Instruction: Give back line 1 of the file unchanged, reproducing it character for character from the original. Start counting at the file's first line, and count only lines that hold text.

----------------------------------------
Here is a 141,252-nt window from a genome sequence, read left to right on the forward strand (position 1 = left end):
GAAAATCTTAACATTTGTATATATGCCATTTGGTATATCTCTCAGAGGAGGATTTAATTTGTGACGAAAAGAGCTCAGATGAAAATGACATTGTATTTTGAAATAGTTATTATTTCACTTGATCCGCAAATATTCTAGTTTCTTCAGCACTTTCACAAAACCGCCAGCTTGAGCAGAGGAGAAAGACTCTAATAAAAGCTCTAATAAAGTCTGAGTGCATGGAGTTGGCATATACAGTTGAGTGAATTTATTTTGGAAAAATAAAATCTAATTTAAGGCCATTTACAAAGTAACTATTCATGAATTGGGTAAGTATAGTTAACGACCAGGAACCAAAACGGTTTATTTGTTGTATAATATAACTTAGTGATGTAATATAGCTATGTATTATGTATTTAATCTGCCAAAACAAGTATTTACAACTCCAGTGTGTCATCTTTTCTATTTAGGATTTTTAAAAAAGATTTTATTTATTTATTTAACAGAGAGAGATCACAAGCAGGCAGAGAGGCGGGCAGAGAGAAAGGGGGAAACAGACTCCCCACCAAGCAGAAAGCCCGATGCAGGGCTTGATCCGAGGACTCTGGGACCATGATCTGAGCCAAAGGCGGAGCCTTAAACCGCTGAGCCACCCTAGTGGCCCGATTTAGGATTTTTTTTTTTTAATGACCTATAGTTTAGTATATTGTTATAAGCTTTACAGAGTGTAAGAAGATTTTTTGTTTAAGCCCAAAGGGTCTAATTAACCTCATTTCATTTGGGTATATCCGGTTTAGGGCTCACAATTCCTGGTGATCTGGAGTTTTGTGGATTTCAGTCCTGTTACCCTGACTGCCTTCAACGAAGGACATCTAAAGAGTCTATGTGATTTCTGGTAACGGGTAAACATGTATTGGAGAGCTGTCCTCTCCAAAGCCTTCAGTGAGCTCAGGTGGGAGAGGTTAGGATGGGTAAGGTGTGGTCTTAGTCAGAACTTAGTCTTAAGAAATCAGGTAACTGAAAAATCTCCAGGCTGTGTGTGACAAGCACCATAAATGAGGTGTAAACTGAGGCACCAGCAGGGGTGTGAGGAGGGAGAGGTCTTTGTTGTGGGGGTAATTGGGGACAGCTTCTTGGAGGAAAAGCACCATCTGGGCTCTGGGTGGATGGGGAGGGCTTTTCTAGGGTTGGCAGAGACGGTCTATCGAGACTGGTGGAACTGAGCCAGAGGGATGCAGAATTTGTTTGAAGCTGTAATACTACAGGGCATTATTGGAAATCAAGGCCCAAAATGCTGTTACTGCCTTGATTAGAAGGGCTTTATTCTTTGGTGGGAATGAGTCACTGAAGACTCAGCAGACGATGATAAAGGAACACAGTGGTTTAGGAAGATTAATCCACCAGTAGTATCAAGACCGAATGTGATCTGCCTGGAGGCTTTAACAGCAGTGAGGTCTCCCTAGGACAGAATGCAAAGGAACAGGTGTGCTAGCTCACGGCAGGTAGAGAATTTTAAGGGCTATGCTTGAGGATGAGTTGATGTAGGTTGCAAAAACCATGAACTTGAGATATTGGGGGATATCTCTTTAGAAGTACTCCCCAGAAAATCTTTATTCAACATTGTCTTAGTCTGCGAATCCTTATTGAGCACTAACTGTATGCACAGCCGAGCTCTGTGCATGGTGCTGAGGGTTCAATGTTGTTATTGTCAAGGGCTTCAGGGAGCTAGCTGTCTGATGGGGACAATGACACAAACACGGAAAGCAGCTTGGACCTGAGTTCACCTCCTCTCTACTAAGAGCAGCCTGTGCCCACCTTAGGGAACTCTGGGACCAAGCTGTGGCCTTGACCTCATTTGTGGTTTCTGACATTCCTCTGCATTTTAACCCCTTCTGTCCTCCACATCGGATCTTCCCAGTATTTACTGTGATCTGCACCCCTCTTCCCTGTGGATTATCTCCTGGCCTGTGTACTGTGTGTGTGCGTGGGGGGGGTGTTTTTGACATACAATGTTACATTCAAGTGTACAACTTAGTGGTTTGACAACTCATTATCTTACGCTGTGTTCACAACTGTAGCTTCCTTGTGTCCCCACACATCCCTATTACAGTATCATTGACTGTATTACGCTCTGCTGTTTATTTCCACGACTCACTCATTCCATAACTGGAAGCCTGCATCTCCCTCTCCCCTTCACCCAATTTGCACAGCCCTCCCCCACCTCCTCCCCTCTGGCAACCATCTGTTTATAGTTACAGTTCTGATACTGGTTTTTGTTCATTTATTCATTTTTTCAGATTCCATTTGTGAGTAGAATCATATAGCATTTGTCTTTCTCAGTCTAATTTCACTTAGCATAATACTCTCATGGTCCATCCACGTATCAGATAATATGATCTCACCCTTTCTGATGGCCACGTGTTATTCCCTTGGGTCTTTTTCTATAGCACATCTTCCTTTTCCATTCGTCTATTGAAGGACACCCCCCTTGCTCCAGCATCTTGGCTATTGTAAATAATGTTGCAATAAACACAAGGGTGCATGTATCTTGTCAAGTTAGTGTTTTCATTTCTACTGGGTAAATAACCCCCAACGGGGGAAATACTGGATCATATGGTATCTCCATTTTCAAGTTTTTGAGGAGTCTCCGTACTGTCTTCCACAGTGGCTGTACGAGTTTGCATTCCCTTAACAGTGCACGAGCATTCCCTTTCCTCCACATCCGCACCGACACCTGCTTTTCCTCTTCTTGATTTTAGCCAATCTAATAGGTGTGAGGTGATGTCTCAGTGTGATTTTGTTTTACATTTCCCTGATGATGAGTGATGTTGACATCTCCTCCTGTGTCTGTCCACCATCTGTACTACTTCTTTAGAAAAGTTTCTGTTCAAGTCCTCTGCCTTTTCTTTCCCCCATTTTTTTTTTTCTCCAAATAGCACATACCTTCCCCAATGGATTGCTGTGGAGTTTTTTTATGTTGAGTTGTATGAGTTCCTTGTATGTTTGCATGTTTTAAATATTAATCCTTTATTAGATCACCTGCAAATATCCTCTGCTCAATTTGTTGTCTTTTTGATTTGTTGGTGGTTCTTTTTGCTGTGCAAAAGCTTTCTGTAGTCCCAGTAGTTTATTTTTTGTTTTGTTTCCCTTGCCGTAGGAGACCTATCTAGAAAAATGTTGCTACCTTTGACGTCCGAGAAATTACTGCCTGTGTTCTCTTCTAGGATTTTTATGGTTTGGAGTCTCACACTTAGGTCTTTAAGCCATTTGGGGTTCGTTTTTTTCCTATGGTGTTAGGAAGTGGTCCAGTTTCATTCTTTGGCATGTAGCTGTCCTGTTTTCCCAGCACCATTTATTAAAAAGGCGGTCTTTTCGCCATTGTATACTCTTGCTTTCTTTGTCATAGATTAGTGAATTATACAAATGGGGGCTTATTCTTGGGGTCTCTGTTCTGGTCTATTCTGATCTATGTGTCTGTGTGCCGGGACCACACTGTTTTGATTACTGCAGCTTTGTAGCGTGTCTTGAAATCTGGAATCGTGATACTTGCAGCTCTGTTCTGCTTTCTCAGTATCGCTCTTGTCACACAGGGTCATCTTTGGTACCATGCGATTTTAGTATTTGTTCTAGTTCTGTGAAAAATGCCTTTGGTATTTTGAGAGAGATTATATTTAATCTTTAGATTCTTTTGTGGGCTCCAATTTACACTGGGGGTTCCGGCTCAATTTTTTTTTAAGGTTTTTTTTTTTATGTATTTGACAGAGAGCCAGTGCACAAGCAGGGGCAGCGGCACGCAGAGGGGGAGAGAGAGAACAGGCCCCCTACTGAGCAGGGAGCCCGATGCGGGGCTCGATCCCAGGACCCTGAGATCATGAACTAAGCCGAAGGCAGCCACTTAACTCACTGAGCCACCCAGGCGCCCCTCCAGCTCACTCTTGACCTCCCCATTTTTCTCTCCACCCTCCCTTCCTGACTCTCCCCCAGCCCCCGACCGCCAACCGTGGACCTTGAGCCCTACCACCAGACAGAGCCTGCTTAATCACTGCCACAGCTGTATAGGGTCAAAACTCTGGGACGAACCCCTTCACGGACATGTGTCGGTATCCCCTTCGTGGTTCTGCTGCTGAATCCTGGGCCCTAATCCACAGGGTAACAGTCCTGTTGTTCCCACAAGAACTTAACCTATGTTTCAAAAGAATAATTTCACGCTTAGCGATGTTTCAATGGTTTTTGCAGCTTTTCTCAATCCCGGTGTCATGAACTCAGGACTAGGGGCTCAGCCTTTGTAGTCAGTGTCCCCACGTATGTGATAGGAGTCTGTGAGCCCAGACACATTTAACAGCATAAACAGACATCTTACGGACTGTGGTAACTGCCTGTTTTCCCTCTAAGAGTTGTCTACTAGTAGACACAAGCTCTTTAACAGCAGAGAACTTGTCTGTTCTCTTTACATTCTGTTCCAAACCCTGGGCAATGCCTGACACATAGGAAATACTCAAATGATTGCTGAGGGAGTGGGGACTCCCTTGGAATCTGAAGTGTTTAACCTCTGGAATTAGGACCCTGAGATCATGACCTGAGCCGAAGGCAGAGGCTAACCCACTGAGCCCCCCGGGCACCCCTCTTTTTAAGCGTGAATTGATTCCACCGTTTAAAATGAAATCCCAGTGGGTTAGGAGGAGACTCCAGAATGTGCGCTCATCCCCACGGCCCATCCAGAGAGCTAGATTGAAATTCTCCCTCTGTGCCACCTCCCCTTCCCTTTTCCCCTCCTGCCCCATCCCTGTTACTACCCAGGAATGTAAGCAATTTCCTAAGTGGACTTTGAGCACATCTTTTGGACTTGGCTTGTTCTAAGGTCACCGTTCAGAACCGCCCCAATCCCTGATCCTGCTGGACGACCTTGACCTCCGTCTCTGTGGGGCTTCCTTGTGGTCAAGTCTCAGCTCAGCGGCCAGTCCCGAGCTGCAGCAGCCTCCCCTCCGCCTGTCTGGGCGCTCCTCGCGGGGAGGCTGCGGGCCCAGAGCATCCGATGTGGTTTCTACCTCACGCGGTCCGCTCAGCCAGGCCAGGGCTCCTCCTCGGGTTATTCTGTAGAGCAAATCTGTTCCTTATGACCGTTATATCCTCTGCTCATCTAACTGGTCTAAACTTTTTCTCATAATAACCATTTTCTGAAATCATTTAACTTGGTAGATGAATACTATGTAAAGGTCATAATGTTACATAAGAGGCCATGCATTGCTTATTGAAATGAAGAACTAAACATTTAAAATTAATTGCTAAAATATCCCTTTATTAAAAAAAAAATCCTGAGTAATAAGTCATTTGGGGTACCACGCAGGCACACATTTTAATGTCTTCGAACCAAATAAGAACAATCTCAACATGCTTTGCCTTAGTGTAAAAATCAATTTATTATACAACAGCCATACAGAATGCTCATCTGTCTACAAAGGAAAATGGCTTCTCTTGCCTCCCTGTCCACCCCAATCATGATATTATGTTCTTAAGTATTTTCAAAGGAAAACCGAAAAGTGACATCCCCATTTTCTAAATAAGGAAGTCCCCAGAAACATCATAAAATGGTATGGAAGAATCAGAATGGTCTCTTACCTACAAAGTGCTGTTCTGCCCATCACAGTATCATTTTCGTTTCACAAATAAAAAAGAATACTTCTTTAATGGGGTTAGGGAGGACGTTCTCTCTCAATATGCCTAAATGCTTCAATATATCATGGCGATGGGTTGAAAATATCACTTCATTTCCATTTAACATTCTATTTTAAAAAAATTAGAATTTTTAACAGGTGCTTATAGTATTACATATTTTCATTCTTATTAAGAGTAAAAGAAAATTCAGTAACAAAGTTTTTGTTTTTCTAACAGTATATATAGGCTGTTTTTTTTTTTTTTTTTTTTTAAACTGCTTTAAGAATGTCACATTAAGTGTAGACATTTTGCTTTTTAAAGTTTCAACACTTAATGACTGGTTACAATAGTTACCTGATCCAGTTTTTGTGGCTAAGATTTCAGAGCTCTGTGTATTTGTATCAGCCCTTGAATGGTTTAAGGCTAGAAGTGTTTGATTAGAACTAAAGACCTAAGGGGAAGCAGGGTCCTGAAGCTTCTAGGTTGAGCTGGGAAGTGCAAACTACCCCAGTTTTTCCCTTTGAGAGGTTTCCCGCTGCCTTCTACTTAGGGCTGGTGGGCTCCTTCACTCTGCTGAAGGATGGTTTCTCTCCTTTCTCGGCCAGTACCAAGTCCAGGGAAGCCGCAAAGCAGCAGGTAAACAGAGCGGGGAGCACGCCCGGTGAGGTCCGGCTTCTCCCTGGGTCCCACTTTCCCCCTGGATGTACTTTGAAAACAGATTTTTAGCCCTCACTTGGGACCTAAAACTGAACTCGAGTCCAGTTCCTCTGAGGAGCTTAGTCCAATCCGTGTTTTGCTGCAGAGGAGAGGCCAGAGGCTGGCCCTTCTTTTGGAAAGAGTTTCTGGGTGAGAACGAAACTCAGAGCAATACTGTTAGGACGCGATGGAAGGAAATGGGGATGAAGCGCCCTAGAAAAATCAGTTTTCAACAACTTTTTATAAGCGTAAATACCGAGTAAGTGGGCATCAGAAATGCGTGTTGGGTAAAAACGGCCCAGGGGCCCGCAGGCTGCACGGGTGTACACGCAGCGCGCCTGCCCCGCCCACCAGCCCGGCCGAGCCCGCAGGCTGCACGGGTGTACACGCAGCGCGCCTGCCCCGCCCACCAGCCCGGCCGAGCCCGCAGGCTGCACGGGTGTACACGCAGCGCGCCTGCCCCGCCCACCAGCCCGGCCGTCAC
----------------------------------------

Here is a 141,252-nt window from a genome sequence, read left to right on the forward strand (position 1 = left end):